by John R. Fischer
, Senior Reporter | September 22, 2020
CMS has unveiled a new payment model to improve cost efficiency in radiation oncology. The model is scheduled to take effect on January 1, 2021, but ASTRO and the ACR have called for delaying implementation so providers can have at least six months to prepare.
“Today, Medicare payment for radiotherapy is based on the number of treatments a patient receives and where they receive it, which can lead to spending more time traveling for treatment with little clinical value,” said CMS administrator Seema Verma in a statement. “That’s why the Trump administration has developed a new, innovative model that allows patients and providers to focus on better outcomes for patients.”
The new Radiation Oncology (RO) Model is expected by the agency to create simpler, more predictable payments and reduce Medicare expenditures through bundled payments across a 90-day episode of care for 16 different cancers. It is estimated that the model will save Medicare $230 million over five years.
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The model requires participation from radiotherapy providers and suppliers that offer their services within randomly selected geographic areas that contain approximately 30% of all eligible Medicare fee-for-service radiotherapy episodes nationally.
In a statement, ASTRO argued that such a requirement goes too far for an untested model and goes against its recommendation that CMS establish a voluntary model and then transition it to a mandatory one with opt-outs for low volume practices and hardship exemptions. It plans to ask Congress to delay the RO Model before the end of the year.
“Requiring practices to participate and then forcing them to start the model on January 1, 2021, is untenable for practices already enduring staff shortages and other challenges due to the COVID-19 pandemic,” it said in a statement. “The transition to value-based payment will require significant practice changes and investments to comply with the model's requirements. ASTRO strongly urges CMS to significantly delay the start date rather than foster unnecessary chaos and burden for the practices this model is designed to support.”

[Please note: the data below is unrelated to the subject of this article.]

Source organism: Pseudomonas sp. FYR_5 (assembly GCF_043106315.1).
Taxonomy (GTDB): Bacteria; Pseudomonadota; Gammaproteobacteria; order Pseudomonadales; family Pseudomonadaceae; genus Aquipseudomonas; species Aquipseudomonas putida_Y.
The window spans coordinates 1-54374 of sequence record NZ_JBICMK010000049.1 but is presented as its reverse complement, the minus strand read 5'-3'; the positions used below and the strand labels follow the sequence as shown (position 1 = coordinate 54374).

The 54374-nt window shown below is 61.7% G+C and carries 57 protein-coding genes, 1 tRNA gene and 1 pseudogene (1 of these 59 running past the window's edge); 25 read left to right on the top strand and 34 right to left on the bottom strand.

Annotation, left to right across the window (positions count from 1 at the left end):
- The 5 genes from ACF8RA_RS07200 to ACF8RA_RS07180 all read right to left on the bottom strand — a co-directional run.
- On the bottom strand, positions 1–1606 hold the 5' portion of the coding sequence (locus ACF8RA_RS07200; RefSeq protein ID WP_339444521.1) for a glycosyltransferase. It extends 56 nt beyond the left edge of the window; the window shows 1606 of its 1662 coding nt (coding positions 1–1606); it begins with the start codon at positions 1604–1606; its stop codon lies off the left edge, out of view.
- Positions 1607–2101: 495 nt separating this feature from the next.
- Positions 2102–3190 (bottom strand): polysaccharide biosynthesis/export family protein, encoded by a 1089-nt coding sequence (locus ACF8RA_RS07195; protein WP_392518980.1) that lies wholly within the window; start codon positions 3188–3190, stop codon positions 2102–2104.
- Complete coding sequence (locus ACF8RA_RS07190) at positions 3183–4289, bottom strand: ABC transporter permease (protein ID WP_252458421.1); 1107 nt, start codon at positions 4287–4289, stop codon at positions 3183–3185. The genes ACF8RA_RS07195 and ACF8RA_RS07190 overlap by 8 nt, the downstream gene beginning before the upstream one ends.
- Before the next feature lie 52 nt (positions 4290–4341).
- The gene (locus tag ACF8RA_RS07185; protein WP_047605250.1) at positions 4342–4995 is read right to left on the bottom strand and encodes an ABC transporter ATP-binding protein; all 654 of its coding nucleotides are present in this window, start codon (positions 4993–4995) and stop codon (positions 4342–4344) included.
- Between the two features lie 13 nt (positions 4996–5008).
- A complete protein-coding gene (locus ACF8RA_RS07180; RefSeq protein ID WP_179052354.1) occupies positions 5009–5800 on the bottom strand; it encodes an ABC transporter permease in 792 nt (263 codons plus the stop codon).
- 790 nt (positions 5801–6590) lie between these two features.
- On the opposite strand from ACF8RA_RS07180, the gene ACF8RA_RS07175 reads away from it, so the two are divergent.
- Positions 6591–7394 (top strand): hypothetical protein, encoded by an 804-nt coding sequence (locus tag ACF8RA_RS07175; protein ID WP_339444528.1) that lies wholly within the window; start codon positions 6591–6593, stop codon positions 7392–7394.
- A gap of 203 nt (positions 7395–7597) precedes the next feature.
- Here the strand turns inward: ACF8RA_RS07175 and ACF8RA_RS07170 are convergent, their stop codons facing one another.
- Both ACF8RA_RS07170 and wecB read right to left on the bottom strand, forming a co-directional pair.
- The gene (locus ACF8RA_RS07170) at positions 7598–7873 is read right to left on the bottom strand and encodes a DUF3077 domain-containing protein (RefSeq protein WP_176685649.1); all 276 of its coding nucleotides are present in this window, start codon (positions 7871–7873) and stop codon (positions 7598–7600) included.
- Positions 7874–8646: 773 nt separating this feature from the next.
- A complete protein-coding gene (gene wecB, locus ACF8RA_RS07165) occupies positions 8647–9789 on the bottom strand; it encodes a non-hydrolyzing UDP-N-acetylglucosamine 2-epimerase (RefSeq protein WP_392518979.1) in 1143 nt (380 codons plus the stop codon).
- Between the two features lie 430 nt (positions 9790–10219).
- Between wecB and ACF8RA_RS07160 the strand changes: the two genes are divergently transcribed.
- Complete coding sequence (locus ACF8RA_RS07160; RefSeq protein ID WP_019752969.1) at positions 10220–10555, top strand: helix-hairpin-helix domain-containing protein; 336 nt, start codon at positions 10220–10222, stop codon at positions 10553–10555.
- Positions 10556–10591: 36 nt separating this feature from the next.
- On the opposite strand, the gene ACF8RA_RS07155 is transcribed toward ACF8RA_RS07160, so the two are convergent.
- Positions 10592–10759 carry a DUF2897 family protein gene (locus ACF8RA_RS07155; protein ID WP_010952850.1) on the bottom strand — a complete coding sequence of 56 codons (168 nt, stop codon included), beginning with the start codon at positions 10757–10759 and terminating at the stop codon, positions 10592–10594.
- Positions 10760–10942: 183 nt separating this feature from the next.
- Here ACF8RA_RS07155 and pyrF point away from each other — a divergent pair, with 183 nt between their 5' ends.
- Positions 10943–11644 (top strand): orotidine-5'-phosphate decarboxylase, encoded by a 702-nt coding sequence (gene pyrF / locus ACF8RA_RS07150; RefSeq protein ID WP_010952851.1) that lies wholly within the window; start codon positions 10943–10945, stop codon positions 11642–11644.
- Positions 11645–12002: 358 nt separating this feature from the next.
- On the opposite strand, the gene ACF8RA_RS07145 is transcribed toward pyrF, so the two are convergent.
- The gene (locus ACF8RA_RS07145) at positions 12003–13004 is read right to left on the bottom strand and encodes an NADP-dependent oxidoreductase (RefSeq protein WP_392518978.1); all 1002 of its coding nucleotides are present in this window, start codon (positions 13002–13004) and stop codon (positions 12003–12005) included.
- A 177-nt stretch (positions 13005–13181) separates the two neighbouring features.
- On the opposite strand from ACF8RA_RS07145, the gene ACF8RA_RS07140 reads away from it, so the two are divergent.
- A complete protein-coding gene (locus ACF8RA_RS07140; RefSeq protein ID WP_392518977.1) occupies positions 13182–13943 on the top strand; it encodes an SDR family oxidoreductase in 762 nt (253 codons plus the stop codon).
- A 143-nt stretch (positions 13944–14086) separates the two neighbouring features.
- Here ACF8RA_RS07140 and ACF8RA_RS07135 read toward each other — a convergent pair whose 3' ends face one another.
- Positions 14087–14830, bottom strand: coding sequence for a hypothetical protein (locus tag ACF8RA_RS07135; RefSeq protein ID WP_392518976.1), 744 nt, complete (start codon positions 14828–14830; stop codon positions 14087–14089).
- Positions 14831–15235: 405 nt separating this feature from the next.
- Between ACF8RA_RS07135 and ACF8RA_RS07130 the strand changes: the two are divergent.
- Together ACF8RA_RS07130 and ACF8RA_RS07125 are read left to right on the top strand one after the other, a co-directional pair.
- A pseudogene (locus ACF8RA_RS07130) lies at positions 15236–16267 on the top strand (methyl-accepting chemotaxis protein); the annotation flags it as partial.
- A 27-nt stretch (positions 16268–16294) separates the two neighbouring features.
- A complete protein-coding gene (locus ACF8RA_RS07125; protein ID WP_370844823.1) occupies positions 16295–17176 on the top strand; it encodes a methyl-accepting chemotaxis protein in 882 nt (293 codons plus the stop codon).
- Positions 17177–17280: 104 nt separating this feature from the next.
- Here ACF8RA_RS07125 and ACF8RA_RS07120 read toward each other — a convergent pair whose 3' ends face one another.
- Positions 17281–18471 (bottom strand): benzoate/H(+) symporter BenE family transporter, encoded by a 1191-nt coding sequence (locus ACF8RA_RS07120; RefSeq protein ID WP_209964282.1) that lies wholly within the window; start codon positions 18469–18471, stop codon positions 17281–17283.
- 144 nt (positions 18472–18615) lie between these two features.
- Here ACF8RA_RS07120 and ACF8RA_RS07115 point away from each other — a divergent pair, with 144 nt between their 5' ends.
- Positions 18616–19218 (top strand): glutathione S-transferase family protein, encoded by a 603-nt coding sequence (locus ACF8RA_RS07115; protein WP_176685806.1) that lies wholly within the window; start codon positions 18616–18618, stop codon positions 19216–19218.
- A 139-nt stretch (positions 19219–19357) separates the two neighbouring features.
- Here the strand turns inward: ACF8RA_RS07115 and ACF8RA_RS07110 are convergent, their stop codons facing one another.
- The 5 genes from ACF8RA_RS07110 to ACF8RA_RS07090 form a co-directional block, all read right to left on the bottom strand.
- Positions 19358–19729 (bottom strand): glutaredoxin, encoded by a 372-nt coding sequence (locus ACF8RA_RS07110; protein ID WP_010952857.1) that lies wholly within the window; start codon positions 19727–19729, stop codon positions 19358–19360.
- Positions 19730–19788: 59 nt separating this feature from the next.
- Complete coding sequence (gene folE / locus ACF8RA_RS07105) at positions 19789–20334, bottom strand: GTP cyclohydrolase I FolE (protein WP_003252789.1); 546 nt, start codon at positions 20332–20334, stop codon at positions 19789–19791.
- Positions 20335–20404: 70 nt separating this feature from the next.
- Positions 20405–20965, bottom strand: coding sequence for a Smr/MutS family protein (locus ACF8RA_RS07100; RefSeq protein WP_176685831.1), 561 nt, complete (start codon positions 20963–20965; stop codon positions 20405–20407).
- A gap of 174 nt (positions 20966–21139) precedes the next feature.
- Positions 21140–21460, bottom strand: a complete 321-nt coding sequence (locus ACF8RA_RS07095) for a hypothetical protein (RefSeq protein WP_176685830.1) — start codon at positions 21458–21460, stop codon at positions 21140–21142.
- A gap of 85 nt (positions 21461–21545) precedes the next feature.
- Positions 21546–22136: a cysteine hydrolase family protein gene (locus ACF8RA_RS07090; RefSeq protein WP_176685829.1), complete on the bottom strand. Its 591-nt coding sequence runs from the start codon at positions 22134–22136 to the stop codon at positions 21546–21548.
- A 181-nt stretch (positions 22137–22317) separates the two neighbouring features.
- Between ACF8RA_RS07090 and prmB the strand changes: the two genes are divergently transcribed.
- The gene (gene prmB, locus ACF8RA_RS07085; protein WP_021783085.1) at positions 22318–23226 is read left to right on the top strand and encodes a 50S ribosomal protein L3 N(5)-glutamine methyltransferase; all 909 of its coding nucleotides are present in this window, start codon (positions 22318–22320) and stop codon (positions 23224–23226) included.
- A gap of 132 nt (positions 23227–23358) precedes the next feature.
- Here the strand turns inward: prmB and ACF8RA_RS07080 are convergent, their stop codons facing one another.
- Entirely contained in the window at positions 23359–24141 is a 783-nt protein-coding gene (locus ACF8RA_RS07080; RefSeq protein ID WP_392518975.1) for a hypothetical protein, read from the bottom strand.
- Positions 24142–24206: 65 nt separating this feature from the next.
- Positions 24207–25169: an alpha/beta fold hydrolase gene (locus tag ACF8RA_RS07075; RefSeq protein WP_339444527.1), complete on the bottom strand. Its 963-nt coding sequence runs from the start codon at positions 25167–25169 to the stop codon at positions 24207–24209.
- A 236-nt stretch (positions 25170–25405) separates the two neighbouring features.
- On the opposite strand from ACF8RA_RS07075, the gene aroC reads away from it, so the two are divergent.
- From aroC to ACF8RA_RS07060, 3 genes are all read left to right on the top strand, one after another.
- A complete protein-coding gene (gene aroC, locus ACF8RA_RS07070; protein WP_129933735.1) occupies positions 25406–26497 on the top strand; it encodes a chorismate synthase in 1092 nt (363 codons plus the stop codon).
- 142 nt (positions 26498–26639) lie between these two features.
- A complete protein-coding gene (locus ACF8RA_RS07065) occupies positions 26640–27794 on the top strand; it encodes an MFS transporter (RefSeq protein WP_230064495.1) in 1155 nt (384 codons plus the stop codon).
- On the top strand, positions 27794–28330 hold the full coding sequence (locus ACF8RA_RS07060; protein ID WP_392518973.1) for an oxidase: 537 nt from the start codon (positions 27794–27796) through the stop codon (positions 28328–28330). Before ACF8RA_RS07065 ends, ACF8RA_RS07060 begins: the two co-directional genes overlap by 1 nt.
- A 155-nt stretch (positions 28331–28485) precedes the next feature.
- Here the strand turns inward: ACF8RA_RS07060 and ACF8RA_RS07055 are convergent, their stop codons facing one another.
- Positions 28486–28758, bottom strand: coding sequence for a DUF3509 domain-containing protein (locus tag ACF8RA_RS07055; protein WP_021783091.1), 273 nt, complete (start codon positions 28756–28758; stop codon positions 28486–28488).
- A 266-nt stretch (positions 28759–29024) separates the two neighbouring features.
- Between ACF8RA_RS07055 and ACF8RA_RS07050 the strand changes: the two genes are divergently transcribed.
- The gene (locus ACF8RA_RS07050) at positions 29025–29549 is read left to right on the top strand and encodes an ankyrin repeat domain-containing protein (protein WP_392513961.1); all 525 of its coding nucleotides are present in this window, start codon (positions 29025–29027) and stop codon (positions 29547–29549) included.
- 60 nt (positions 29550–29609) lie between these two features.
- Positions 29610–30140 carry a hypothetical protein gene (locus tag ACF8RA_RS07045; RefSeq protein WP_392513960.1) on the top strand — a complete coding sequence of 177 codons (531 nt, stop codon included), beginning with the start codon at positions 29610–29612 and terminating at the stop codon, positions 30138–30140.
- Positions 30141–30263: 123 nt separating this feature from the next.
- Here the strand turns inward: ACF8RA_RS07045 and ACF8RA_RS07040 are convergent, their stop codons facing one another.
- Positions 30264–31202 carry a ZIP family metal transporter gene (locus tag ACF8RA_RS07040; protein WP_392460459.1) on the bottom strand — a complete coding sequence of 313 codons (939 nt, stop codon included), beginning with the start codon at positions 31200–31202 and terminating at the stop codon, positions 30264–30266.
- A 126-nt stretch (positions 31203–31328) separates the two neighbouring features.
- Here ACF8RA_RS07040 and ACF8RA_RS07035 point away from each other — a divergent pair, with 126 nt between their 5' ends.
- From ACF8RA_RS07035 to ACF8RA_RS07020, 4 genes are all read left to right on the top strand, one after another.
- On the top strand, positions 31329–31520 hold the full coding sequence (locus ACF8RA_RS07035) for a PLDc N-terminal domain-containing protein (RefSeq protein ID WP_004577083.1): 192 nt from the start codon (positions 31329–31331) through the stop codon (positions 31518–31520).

Medicare currently reimburses providers and suppliers for each individual service they complete, and pays for radiotherapy depending on whether a patient receives care in a hospital, outpatient department or free-standing radiation therapy center. The payment systems for these different locations offer different rates, which can incentivize Medicare providers and suppliers to provide radiotherapy over more visits or deliver it in one setting over another. This can create extra costs for patients, even though the actual treatment and care is the same.
Participant-specific payment amounts are determined based on national base rates, trend factors, and adjustments for each participant’s case mix, historical experience, and geographic location. This enables the model to use the value of services as incentives for payments over volume, which is currently the basis for payments to entities and physicians that offer radiotherapy services. Such incentives according to CMS do not always fit what is clinically appropriate for beneficiaries, such as in cases that require a shorter course of radiation therapy treatment with more radiation per fraction.
In its own statement, the ACR echoed ASTRO's call to delay implementation of the rule. "Despite recommendations from ASTRO and the ACR to allow providers at least six months from the publication of the final rule to implementation due to the impacts of the COVID-19 public health emergency, CMS’ final rule only allows providers three and a half months to prepare for implementation," it wrote.
CMS did not respond for comment.